Don't expect Troy to be chucking the ball all over the field in 2023, but this offense has enough pieces to put together another successful campaign. Vidal and Watson offer a great starting point and there's reason to believe the receiver group and offensive line should remain quality. Who knows, if Watson continues to progress, this could be one of the better offenses the Sun Belt has to offer.

Defense: In an era defined so much by offense and scoring points, I came to truly appreciate Troy's stifling defense in 2022. It's not a group loaded with future NFL talent, but an incredibly tough and disciplined unit that battles you for every inch.

The results spoke for themselves last fall: Troy finished Top 20 nationally in total defense, eighth in yards per play, and eighth in scoring defense. It wasn't just beating up on weak competition either; the Trojans held numerous high-scoring offenses in check, including Western Kentucky, Coastal Carolina, and UTSA.

Being dominant on defense this fall will be slightly tougher with some of the familiar faces that leave the program, but there's still plenty of proven experience. That's particularly true along the defensive line, which could be among the best in the Group of Five. Tackles T.J. Jackson and Buddha Jones are proven commodities whose athleticism make this unit much more dangerous at the point of attack. Jackson will get after the quarterback, as he notched 6.5 sacks in 2022.

In addition to Jackson and Jones on the interior, junior Javon Solomon will move from the "Bandit" hybrid position to a true defensive end spot. Solomon is a relentless defender who earned All-Sun Belt consideration a season ago. He'll be joined on the edge by Raymond Cutts, who was a JUCO All-American while playing at Garden City Community College. It will be a return to the FBS ranks for Cutts, who originally began his career at UCF.

It's hard to provide an appropriate description for departed linebacker Carlton Martial that encapsulates what he means to this program. But, simply consider the accolades he racked up while at Troy: the all-time FBS leader in career tackles (577), the 2022 Sun Belt Defensive Player of the Year, and a four-time All-Sun Belt honoree. Needless to say, replacing arguably the greatest player in program history isn't easy, but the Trojans could still survive with this linebacker corps.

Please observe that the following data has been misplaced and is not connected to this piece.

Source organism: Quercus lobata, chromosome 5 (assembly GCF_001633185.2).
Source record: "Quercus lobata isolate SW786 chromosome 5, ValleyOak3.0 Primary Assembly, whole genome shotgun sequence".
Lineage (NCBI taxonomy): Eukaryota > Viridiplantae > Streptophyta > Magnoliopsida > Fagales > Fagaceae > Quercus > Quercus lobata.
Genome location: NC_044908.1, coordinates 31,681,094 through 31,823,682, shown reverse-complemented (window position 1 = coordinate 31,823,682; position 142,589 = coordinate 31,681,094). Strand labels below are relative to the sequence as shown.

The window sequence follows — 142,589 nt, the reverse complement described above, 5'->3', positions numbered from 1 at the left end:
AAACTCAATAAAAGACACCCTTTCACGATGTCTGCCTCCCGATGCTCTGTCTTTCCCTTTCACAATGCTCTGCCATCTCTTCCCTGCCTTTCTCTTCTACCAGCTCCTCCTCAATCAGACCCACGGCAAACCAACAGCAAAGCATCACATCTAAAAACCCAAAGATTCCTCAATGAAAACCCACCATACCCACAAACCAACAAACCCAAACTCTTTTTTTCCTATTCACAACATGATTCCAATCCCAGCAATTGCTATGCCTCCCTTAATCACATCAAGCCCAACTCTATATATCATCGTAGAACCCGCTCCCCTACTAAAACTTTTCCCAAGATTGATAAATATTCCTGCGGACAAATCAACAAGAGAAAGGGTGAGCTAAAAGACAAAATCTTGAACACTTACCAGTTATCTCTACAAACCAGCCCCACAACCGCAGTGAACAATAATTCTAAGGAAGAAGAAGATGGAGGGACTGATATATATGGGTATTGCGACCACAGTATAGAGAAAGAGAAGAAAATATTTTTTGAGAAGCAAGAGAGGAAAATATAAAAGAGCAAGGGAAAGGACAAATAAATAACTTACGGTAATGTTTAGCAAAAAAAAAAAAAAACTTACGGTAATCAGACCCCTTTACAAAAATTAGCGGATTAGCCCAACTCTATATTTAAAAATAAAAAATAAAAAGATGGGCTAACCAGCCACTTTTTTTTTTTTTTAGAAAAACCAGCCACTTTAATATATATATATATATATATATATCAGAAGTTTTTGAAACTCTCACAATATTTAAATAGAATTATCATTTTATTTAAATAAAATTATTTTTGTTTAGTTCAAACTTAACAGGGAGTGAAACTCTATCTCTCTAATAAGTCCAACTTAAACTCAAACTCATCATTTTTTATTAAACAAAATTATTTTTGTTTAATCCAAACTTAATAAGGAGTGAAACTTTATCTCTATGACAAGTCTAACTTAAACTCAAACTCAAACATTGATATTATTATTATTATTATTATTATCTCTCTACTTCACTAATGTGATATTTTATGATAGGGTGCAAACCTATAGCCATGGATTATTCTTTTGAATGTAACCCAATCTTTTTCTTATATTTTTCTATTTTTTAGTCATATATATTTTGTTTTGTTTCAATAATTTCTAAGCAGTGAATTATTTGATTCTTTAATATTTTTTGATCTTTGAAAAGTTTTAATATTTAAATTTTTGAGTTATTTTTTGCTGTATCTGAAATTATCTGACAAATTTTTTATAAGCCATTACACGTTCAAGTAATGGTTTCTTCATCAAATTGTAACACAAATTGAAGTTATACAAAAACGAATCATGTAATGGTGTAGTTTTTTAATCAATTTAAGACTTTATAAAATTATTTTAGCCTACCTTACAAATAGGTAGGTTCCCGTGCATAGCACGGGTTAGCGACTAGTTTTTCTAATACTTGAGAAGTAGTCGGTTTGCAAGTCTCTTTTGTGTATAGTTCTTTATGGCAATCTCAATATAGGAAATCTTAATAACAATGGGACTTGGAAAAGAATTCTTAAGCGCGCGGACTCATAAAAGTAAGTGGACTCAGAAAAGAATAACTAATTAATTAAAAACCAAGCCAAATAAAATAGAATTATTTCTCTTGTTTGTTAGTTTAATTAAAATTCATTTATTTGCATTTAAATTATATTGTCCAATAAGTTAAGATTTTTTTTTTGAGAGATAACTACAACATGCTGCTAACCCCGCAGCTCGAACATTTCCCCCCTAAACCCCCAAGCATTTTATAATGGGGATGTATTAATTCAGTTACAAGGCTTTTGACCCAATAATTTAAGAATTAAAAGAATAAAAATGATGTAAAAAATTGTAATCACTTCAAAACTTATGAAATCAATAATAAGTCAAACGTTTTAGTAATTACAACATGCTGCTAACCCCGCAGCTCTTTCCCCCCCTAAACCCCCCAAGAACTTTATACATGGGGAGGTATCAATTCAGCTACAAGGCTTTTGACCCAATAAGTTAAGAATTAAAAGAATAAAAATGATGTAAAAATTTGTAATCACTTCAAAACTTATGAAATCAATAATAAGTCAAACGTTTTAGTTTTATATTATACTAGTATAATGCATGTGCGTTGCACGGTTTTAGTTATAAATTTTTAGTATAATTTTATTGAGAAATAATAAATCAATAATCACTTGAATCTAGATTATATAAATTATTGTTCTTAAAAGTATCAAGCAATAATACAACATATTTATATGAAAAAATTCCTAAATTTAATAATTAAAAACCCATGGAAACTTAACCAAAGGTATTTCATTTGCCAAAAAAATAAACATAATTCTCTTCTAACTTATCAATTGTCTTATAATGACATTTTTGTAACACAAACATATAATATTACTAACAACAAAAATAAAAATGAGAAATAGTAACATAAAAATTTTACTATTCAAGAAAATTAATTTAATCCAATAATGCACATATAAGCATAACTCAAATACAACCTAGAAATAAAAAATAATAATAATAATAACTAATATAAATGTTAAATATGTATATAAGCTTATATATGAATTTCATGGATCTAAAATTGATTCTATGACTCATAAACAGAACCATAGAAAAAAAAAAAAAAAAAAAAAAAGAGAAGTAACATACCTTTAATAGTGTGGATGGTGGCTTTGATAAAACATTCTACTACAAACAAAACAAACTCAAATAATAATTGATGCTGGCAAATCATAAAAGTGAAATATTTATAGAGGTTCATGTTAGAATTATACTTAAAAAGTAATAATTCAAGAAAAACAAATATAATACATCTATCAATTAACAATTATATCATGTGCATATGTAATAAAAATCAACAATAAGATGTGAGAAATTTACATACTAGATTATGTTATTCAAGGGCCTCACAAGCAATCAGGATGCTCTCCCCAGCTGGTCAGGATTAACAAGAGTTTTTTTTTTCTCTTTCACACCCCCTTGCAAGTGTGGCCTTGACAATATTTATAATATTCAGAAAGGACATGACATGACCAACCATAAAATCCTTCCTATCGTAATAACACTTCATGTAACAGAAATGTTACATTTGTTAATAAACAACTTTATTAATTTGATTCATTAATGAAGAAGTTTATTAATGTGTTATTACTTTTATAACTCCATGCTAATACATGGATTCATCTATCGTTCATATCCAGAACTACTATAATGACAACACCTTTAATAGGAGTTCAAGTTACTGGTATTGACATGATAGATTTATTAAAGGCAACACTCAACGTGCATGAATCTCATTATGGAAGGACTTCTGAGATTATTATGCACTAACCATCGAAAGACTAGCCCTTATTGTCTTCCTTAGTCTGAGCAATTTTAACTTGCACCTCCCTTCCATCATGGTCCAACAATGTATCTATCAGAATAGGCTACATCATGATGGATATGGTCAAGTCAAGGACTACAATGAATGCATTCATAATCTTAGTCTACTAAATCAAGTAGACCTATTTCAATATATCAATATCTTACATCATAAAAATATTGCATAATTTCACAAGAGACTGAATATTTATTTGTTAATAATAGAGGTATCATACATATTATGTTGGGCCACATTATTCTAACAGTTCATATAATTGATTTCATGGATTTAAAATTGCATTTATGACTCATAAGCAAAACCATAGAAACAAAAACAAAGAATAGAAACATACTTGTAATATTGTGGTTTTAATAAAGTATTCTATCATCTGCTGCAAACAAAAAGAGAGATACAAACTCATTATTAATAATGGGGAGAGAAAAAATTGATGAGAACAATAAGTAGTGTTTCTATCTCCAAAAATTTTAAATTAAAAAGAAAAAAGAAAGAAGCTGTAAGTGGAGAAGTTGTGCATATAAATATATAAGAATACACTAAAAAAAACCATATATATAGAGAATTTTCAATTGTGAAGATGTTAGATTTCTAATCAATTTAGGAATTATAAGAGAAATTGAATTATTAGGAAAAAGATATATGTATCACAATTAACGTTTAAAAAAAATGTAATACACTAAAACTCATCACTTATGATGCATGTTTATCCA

For one, senior end/linebacker Richard Jibunor appears ready to handle an even larger role. Jibunor earned All-Conference recognition after a 7.5 sack 2022, but he's hoping to evolve his game and be more than just a pass rusher this fall. The rest of this linebacker group is short on star power, but there's still experience here, and bringing in Iowa transfer Reggie Bracy will help. Look for senior Jayden McDonald to get first crack at replacing Martial at middle linebacker. There's certainly a drop-off, how could there not be, but McDonald has spent several years in the program and proven to be productive.

There's good news in the secondary, as the Trojans made significant strides in this area a season ago and return every key piece, with the lone exception being safety Craig Slocum. His absence could put more pressure on senior safety Dell Pettus, but the veteran appears ready to handle it, as he finished with 66 tackles last year and has shown he can make plays all over the field.

Both cornerback spots are locked in, as senior Reddy Steward and junior O'Shai Fletcher are back in the fold. Steward is arguably the top playmaker on this defense and a headache for opposing offenses, as he picked off three passes in 2022 and deflected 12 balls. Senior Keyshawn Stevenson looks like he will take over for Slocum at the vacated strong safety spot, although keep an eye on junior college newcomer Dasheen Jackson. He comes over from Hutchinson Community College and had plenty of interest from other FBS programs.

Losing a legend like Martial is always an extra tough pill to swallow when you're a Group of Five program, but this defense was more than just one guy in 2022. I suspect they'll find a way to remain stingy, especially when you consider everything that's back on the D-Line and in the secondary. In fact, I have a feeling this group will remain a Top 25 defense nationally.

Special Teams: There are some questions on special teams for the Trojans. Kicker Brooks Bruce and punter Mike Rivers both depart after impressive seasons, and they will have to make do without Tez Johnson in the return game. Zach Long and Scott Taylor Renfroe are set to battle it out in a kicker competition that will last into fall camp, while it's a bunch of newcomers looking for inside track at punter.